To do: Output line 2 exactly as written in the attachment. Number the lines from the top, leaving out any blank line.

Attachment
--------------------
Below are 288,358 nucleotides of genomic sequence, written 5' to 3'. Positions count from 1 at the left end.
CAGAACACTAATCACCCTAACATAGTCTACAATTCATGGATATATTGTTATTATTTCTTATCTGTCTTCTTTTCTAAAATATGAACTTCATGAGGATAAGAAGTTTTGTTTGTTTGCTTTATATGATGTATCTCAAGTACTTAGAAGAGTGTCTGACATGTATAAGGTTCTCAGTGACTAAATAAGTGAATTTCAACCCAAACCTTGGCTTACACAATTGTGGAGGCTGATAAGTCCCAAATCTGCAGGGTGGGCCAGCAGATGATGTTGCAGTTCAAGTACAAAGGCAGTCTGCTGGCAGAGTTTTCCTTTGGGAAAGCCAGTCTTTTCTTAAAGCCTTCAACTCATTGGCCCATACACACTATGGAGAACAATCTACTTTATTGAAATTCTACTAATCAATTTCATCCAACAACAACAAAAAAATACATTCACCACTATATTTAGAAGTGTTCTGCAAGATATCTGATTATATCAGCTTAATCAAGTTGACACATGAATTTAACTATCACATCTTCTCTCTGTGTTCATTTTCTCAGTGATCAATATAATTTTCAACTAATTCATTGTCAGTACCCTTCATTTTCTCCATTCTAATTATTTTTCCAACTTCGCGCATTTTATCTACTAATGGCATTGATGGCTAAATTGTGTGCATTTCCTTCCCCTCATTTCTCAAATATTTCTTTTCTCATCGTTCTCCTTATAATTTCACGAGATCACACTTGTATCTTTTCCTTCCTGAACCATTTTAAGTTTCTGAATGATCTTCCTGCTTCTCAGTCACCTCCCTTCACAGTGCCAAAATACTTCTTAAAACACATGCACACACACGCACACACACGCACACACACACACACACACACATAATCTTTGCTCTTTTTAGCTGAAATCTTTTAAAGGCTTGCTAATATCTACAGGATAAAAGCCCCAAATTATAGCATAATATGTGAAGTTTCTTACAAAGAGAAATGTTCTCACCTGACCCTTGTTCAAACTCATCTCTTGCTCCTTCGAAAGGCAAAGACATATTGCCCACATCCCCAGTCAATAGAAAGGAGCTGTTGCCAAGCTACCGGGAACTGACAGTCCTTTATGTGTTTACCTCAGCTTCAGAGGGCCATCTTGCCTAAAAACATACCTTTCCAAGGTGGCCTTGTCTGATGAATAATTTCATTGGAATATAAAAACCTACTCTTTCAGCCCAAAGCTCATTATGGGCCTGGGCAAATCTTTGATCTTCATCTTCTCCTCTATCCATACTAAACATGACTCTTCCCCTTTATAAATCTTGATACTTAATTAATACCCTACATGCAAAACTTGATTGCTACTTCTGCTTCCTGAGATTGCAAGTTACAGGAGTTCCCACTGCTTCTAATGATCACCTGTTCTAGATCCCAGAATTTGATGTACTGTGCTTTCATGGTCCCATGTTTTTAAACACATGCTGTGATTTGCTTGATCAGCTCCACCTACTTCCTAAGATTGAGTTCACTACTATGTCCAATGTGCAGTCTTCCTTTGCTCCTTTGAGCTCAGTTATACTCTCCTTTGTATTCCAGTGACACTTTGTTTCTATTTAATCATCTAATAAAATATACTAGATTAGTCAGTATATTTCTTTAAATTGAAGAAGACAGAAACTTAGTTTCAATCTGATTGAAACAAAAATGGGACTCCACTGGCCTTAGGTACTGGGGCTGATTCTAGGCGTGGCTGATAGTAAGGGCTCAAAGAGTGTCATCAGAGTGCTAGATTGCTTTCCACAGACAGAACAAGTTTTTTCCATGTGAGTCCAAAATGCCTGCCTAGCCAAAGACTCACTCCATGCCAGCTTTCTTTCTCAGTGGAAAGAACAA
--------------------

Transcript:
CAGAACACTAATCACCCTAACATAGTCTACAATTCATGGATATATTGTTATTATTTCTTATCTGTCTTCTTTTCTAAAATATGAACTTCATGAGGATAAGAAGTTTTGTTTGTTTGCTTTATATGATGTATCTCAAGTACTTAGAAGAGTGTCTGACATGTATAAGGTTCTCAGTGACTAAATAAGTGAATTTCAACCCAAACCTTGGCTTACACAATTGTGGAGGCTGATAAGTCCCAAATCTGCAGGGTGGGCCAGCAGATGATGTTGCAGTTCAAGTACAAAGGCAGTCTGCTGGCAGAGTTTTCCTTTGGGAAAGCCAGTCTTTTCTTAAAGCCTTCAACTCATTGGCCCATACACACTATGGAGAACAATCTACTTTATTGAAATTCTACTAATCAATTTCATCCAACAACAACAAAAAAATACATTCACCACTATATTTAGAAGTGTTCTGCAAGATATCTGATTATATCAGCTTAATCAAGTTGACACATGAATTTAACTATCACATCTTCTCTCTGTGTTCATTTTCTCAGTGATCAATATAATTTTCAACTAATTCATTGTCAGTACCCTTCATTTTCTCCATTCTAATTATTTTTCCAACTTCGCGCATTTTATCTACTAATGGCATTGATGGCTAAATTGTGTGCATTTCCTTCCCCTCATTTCTCAAATATTTCTTTTCTCATCGTTCTCCTTATAATTTCACGAGATCACACTTGTATCTTTTCCTTCCTGAACCATTTTAAGTTTCTGAATGATCTTCCTGCTTCTCAGTCACCTCCCTTCACAGTGCCAAAATACTTCTTAAAACACATGCACACACACGCACACACACGCACACACACACACACACACACATAATCTTTGCTCTTTTTAGCTGAAATCTTTTAAAGGCTTGCTAATATCTACAGGATAAAAGCCCCAAATTATAGCATAATATGTGAAGTTTCTTACAAAGAGAAATGTTCTCACCTGACCCTTGTTCAAACTCATCTCTTGCTCCTTCGAAAGGCAAAGACATATTGCCCACATCCCCAGTCAATAGAAAGGAGCTGTTGCCAAGCTACCGGGAACTGACAGTCCTTTATGTGTTTACCTCAGCTTCAGAGGGCCATCTTGCCTAAAAACATACCTTTCCAAGGTGGCCTTGTCTGATGAATAATTTCATTGGAATATAAAAACCTACTCTTTCAGCCCAAAGCTCATTATGGGCCTGGGCAAATCTTTGATCTTCATCTTCTCCTCTATCCATACTAAACATGACTCTTCCCCTTTATAAATCTTGATACTTAATTAATACCCTACATGCAAAACTTGATTGCTACTTCTGCTTCCTGAGATTGCAAGTTACAGGAGTTCCCACTGCTTCTAATGATCACCTGTTCTAGATCCCAGAATTTGATGTACTGTGCTTTCATGGTCCCATGTTTTTAAACACATGCTGTGATTTGCTTGATCAGCTCCACCTACTTCCTAAGATTGAGTTCACTACTATGTCCAATGTGCAGTCTTCCTTTGCTCCTTTGAGCTCAGTTATACTCTCCTTTGTATTCCAGTGACACTTTGTTTCTATTTAATCATCTAATAAAATATACTAGATTAGTCAGTATATTTCTTTAAATTGAAGAAGACAGAAACTTAGTTTCAATCTGATTGAAACAAAAATGGGACTCCACTGGCCTTAGGTACTGGGGCTGATTCTAGGCGTGGCTGATAGTAAGGGCTCAAAGAGTGTCATCAGAGTGCTAGATTGCTTTCCACAGACAGAACAAGTTTTTTCCATGTGAGTCCAAAATGCCTGCCTAGCCAAAGACTCACTCCATGCCAGCTTTCTTTCTCAGTGGAAAGAACAA